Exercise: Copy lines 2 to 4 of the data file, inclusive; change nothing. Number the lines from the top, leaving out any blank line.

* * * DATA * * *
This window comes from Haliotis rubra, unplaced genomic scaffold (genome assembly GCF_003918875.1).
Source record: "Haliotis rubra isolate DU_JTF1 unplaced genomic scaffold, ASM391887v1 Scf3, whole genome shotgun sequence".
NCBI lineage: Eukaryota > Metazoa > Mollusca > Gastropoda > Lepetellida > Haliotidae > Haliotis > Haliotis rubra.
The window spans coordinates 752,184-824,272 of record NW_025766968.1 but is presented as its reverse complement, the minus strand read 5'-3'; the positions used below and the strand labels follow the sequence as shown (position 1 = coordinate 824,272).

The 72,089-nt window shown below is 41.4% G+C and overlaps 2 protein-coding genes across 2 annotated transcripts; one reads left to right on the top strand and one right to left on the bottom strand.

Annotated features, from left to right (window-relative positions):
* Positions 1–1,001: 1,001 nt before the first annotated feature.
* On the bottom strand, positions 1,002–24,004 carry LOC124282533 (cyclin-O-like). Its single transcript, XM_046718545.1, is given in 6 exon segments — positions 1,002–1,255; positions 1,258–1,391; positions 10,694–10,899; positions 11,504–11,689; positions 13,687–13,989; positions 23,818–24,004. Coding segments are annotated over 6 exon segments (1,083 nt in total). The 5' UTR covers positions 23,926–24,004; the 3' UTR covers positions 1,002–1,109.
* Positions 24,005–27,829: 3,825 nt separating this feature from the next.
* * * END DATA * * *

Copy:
Source record: "Haliotis rubra isolate DU_JTF1 unplaced genomic scaffold, ASM391887v1 Scf3, whole genome shotgun sequence".
NCBI lineage: Eukaryota > Metazoa > Mollusca > Gastropoda > Lepetellida > Haliotidae > Haliotis > Haliotis rubra.
The window spans coordinates 752,184-824,272 of record NW_025766968.1 but is presented as its reverse complement, the minus strand read 5'-3'; the positions used below and the strand labels follow the sequence as shown (position 1 = coordinate 824,272).